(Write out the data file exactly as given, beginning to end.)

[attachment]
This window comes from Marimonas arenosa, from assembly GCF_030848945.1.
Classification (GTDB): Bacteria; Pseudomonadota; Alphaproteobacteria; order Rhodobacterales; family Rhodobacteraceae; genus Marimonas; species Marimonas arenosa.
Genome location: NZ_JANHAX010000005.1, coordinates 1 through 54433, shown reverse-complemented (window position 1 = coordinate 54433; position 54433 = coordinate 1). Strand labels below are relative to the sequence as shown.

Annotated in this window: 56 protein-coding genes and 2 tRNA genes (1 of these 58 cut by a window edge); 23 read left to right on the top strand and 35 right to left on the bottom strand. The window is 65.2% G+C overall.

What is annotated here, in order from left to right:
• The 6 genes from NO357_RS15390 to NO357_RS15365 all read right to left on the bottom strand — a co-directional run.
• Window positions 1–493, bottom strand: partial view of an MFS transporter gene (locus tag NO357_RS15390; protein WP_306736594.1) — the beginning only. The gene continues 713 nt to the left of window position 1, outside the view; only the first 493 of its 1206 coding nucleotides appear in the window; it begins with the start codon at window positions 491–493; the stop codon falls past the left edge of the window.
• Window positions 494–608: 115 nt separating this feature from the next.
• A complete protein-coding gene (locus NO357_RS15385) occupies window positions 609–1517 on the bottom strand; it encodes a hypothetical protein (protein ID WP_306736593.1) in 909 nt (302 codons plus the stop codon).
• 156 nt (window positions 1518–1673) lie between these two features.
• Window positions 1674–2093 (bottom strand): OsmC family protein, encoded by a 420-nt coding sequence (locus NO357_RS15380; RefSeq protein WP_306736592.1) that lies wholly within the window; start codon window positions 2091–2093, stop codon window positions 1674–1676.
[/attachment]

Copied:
This window comes from Marimonas arenosa, from assembly GCF_030848945.1.
Classification (GTDB): Bacteria; Pseudomonadota; Alphaproteobacteria; order Rhodobacterales; family Rhodobacteraceae; genus Marimonas; species Marimonas arenosa.
Genome location: NZ_JANHAX010000005.1, coordinates 1 through 54433, shown reverse-complemented (window position 1 = coordinate 54433; position 54433 = coordinate 1). Strand labels below are relative to the sequence as shown.

Annotated in this window: 56 protein-coding genes and 2 tRNA genes (1 of these 58 cut by a window edge); 23 read left to right on the top strand and 35 right to left on the bottom strand. The window is 65.2% G+C overall.

What is annotated here, in order from left to right:
• The 6 genes from NO357_RS15390 to NO357_RS15365 all read right to left on the bottom strand — a co-directional run.
• Window positions 1–493, bottom strand: partial view of an MFS transporter gene (locus tag NO357_RS15390; protein WP_306736594.1) — the beginning only. The gene continues 713 nt to the left of window position 1, outside the view; only the first 493 of its 1206 coding nucleotides appear in the window; it begins with the start codon at window positions 491–493; the stop codon falls past the left edge of the window.
• Window positions 494–608: 115 nt separating this feature from the next.
• A complete protein-coding gene (locus NO357_RS15385) occupies window positions 609–1517 on the bottom strand; it encodes a hypothetical protein (protein ID WP_306736593.1) in 909 nt (302 codons plus the stop codon).
• 156 nt (window positions 1518–1673) lie between these two features.
• Window positions 1674–2093 (bottom strand): OsmC family protein, encoded by a 420-nt coding sequence (locus NO357_RS15380; RefSeq protein WP_306736592.1) that lies wholly within the window; start codon window positions 2091–2093, stop codon window positions 1674–1676.